** Mini rant.
Why would they ruin a great song??
I don’t care for the Red Sox. Only Jonny Gomes and Stephen Drew get my love because they are former Athletics. Other than that, Boston’s had enough glory and love from everyone for the past decade. Sure it would be a great storyline after the bombings, but I just don’t want them to win. I don’t want ESPN and all media outlets to get in with them.
And as for the Cardinals. Everyone claims they have the best fans in the world, the best baseball city, yadda yadda yadda. Their hubris about themselves is too much. They are a great team, but stop giving them all the props.
Can’t both teams lose? Whatever. Baseball season ended for me already. Now to focus on the other sports.
This was wonderful to see.
Remember when I was praising Johnny Manziel for being this over the top wild horse that has people all wild up? I am officially proclaiming Yasiel Puig as baseball’s Manziel.
I know, I know Carlos Beltran. You want him to tone it down a notch.
“As a player, I just think he doesn’t know [how to act],” Beltran said via ESPN. “That’s what I think. He really doesn’t know. He must think that he’s still playing somewhere else.
“He has a lot of passion, no doubt about that — great ability, great talent. I think with time he’ll learn that you’ve got to act with a little bit more calm.”
The New York Times chronicled the Oakland Athletics’ past postseason failures. It sucked reading it. But I am the ever optimist.
I believe they will break it. I believe they will win Game 5 and move on. I believe in this team.
And that’s me as a fan. Until that 27th out is recorded, there is a chance.
Was this a home run?
Check out the above GIF from SB Nation.
My initial thought told me that this was a blatant interference and that the home run should not have counted.
I even dug into the MLB rule book to make sure. The rule comes from section 3, article 16.
Normally this process takes 24 hours but the crew had less than that to work with. Pretty good considering the circumstances last night.
Out-pitching Justin Verlander, striking out nine batters is a pretty impressive debut in the postseason for rookie Sonny Gray. Because he is a rookie, this is likely most baseball fans’ exposure to Gray.
With his impressive performance throughout the evening, people went to Twitter to ask about the rookie. They would know his name after the game.
Getting a little beard up in here.
As some of you may or may not know, the Red Sox players have been growing beards. It’s become such a thing that each beard has a name and even Sports Illustrated did a story on it.
It’s fine and all and this isn’t the first time the Red Sox have grown hair as a team. Their “idiots” identity from the 2004 team was well-documented too.
However, all this attention on the Red Sox has left a couple Oakland Athletics players wondering about another East Coast bias situation.
Outfielder Josh Reddick and reliever Sean Doolittle both have been growing beards before this Red Sox phenomenon took place, yet they are left wondering how come there isn’t a story on them. In fact, Reddick is in a national “beard off” with wrestler Daniel Bryan.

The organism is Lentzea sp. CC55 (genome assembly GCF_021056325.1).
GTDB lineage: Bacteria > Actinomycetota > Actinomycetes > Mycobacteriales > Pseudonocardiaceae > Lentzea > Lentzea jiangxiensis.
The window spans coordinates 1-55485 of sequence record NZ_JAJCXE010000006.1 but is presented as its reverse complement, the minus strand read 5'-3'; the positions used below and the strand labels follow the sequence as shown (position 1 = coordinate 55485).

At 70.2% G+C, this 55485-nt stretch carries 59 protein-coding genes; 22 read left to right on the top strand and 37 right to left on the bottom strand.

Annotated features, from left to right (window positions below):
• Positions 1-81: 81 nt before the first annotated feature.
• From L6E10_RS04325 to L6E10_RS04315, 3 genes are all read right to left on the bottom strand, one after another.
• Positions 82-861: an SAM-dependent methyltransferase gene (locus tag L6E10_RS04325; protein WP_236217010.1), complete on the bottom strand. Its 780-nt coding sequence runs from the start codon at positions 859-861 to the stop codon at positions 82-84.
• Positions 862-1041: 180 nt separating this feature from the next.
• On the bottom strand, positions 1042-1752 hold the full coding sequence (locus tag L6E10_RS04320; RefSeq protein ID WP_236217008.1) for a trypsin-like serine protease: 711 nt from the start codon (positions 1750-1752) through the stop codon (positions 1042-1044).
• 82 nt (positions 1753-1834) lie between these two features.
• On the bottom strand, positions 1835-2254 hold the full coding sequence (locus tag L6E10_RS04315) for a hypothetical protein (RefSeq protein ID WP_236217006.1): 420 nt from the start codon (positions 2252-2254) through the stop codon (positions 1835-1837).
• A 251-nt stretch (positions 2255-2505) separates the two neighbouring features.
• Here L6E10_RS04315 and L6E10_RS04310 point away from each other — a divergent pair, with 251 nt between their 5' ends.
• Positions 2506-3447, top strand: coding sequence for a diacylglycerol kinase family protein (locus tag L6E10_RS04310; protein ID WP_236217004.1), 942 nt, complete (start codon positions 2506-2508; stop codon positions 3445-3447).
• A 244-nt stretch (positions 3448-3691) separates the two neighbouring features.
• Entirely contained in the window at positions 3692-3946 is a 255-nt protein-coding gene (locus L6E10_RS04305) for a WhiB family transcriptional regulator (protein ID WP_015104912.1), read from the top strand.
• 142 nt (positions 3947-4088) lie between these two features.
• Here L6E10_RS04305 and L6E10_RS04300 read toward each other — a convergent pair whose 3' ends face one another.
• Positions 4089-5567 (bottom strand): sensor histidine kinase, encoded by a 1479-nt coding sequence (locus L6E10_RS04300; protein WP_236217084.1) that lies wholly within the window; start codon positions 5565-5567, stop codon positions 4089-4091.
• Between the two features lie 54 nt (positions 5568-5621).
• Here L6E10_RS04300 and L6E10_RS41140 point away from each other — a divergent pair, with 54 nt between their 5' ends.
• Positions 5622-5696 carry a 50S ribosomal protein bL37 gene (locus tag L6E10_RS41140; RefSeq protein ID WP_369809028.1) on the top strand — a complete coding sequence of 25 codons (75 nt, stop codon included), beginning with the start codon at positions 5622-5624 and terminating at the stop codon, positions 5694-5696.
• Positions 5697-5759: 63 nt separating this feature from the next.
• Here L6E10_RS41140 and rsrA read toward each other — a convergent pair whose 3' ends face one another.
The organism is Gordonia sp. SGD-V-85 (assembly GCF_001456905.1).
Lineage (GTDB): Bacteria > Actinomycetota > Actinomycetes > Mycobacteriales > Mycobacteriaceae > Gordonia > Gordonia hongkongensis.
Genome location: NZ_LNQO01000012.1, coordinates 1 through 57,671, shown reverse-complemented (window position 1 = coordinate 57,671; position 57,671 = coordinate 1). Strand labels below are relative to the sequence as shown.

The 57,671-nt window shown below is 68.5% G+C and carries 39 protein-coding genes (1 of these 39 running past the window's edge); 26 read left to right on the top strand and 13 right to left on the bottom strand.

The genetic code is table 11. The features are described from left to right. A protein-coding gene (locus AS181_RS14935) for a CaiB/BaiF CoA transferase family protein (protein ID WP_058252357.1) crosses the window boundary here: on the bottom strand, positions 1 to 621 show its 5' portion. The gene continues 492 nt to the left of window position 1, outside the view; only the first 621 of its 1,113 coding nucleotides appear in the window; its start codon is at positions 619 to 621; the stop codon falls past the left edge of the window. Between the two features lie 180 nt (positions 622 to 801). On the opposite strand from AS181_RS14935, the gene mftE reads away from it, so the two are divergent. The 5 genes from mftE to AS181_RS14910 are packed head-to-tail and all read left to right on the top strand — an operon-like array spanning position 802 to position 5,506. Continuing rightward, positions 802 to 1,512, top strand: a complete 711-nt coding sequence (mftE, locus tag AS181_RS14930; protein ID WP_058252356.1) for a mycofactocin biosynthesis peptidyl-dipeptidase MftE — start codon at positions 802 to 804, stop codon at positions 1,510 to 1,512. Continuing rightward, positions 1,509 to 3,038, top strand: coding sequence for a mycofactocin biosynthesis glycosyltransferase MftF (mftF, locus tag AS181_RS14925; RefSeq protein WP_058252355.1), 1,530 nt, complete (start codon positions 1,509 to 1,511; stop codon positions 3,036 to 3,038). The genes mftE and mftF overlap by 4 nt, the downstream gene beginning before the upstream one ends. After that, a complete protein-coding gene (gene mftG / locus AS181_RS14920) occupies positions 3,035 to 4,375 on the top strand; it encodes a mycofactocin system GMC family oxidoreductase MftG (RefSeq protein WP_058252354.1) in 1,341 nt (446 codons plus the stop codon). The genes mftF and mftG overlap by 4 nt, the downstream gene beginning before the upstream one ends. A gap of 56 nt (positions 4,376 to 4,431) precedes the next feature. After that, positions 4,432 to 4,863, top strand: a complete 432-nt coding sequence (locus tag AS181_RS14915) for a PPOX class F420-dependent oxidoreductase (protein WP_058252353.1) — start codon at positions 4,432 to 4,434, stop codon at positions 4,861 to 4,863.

This was something that I feared but kind of expected when I saw that the postseason patches would be applied onto the batting practice cap. Now with images surfacing of teams going through practice, it shows that New Era and MLB are finding new ways to market their products.
I don’t even know why a postseason patch would be applied to an article of the uniform that won’t be used during the game. But I suppose if anyone sees these before the game, that will embed in their minds to get one. After all, applying a patch to anything makes it a new product, right?
Last year, MLB added the postseason patch to caps for the first time ever. This year, they’re adding postseason patches to the jerseys. What’s next? Postseason patches to the batting helmets? Wait, maybe they’re already doing that. Either way, their new marketing ploy is here and I bet someone will buy it. It’s not really new, but it’s different enough where you might think about getting it.
Growing up as a kid, I would remember hearing and witnessing all the Game 7s in sports. The term “Game 7″ is such a great term in sports. It’s the finality of something. It’s the last battle for the championship. Just by saying “Game 7,” the gravity of the situation is understood.
But right behind it, in my opinion is “Game 163.” It holds a different meaning but it still holds a lot of weight. For Game 163 means that we have to go one more step to find out who is worthy to enter combat. It means that the battle has been so great, that there needs to be one more fight to determine the victor.
Tonight, we get Game 163 between the Texas Rangers and Tampa Bay Rays.
These games have always turned out to be exciting games and the idea of a one-game playoff to determine who makes it into the postseason is pretty neat. And as Marty McFly would say, it’s pretty heavy.
The A’s are on a roll!
Last season, the Oakland Athletics needed all 162 games of the regular season to capture the American League West Division crown. They did it with miracle walk-off wins, stellar rookie performances and the chance of the Rangers losing steam towards the ends.
This season, the Athletics ran away with the division title and in doing so, have convinced me that they are the best team in the American League.
This may be me being biased, but it’s hard for me not to think the Athletics are the best. Their pitching has driven them to this amazing September run and their offense has shown a consistency that was unimaginable when the season began. More importantly, the Athletics are just putting together great at-bats and stellar performances out on the defensive end.